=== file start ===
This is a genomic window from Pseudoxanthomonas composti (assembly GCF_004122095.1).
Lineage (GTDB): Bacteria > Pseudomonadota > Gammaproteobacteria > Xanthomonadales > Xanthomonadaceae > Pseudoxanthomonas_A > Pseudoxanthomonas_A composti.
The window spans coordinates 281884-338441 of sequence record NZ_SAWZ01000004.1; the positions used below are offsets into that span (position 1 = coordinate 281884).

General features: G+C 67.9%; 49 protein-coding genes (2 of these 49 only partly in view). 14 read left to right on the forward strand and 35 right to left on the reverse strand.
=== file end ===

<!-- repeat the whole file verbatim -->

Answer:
This is a genomic window from Pseudoxanthomonas composti (assembly GCF_004122095.1).
Lineage (GTDB): Bacteria > Pseudomonadota > Gammaproteobacteria > Xanthomonadales > Xanthomonadaceae > Pseudoxanthomonas_A > Pseudoxanthomonas_A composti.
The window spans coordinates 281884-338441 of sequence record NZ_SAWZ01000004.1; the positions used below are offsets into that span (position 1 = coordinate 281884).

General features: G+C 67.9%; 49 protein-coding genes (2 of these 49 only partly in view). 14 read left to right on the forward strand and 35 right to left on the reverse strand.